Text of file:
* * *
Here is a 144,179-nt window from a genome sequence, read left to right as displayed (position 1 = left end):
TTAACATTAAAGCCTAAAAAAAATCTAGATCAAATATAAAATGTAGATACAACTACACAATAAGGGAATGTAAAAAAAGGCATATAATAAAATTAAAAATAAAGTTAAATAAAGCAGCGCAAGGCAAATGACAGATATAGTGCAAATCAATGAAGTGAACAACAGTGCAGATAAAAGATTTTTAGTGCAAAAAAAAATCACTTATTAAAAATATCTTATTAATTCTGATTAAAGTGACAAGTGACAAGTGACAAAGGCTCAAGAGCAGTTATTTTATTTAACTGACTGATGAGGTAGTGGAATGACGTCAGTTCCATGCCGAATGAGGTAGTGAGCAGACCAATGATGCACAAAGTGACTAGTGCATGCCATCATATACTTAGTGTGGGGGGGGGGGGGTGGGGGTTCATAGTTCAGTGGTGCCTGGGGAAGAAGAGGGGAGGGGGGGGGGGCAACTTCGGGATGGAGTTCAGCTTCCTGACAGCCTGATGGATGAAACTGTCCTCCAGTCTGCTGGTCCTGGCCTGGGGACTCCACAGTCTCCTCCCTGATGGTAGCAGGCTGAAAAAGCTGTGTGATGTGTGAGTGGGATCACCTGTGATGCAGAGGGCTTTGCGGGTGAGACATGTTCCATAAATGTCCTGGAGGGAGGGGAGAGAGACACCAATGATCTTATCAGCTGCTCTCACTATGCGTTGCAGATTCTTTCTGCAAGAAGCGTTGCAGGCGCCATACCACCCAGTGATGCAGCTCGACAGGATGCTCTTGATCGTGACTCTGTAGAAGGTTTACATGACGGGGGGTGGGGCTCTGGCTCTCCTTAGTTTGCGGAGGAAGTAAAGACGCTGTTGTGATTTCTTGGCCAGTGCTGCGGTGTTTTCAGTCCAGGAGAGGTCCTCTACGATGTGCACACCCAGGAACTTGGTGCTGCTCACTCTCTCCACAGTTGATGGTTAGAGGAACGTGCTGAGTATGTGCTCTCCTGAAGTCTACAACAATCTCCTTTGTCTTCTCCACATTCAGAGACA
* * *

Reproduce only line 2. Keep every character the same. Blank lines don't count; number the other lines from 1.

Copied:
TTAACATTAAAGCCTAAAAAAAATCTAGATCAAATATAAAATGTAGATACAACTACACAATAAGGGAATGTAAAAAAAGGCATATAATAAAATTAAAAATAAAGTTAAATAAAGCAGCGCAAGGCAAATGACAGATATAGTGCAAATCAATGAAGTGAACAACAGTGCAGATAAAAGATTTTTAGTGCAAAAAAAAATCACTTATTAAAAATATCTTATTAATTCTGATTAAAGTGACAAGTGACAAGTGACAAAGGCTCAAGAGCAGTTATTTTATTTAACTGACTGATGAGGTAGTGGAATGACGTCAGTTCCATGCCGAATGAGGTAGTGAGCAGACCAATGATGCACAAAGTGACTAGTGCATGCCATCATATACTTAGTGTGGGGGGGGGGGGGTGGGGGTTCATAGTTCAGTGGTGCCTGGGGAAGAAGAGGGGAGGGGGGGGGGGCAACTTCGGGATGGAGTTCAGCTTCCTGACAGCCTGATGGATGAAACTGTCCTCCAGTCTGCTGGTCCTGGCCTGGGGACTCCACAGTCTCCTCCCTGATGGTAGCAGGCTGAAAAAGCTGTGTGATGTGTGAGTGGGATCACCTGTGATGCAGAGGGCTTTGCGGGTGAGACATGTTCCATAAATGTCCTGGAGGGAGGGGAGAGAGACACCAATGATCTTATCAGCTGCTCTCACTATGCGTTGCAGATTCTTTCTGCAAGAAGCGTTGCAGGCGCCATACCACCCAGTGATGCAGCTCGACAGGATGCTCTTGATCGTGACTCTGTAGAAGGTTTACATGACGGGGGGTGGGGCTCTGGCTCTCCTTAGTTTGCGGAGGAAGTAAAGACGCTGTTGTGATTTCTTGGCCAGTGCTGCGGTGTTTTCAGTCCAGGAGAGGTCCTCTACGATGTGCACACCCAGGAACTTGGTGCTGCTCACTCTCTCCACAGTTGATGGTTAGAGGAACGTGCTGAGTATGTGCTCTCCTGAAGTCTACAACAATCTCCTTTGTCTTCTCCACATTCAGAGACA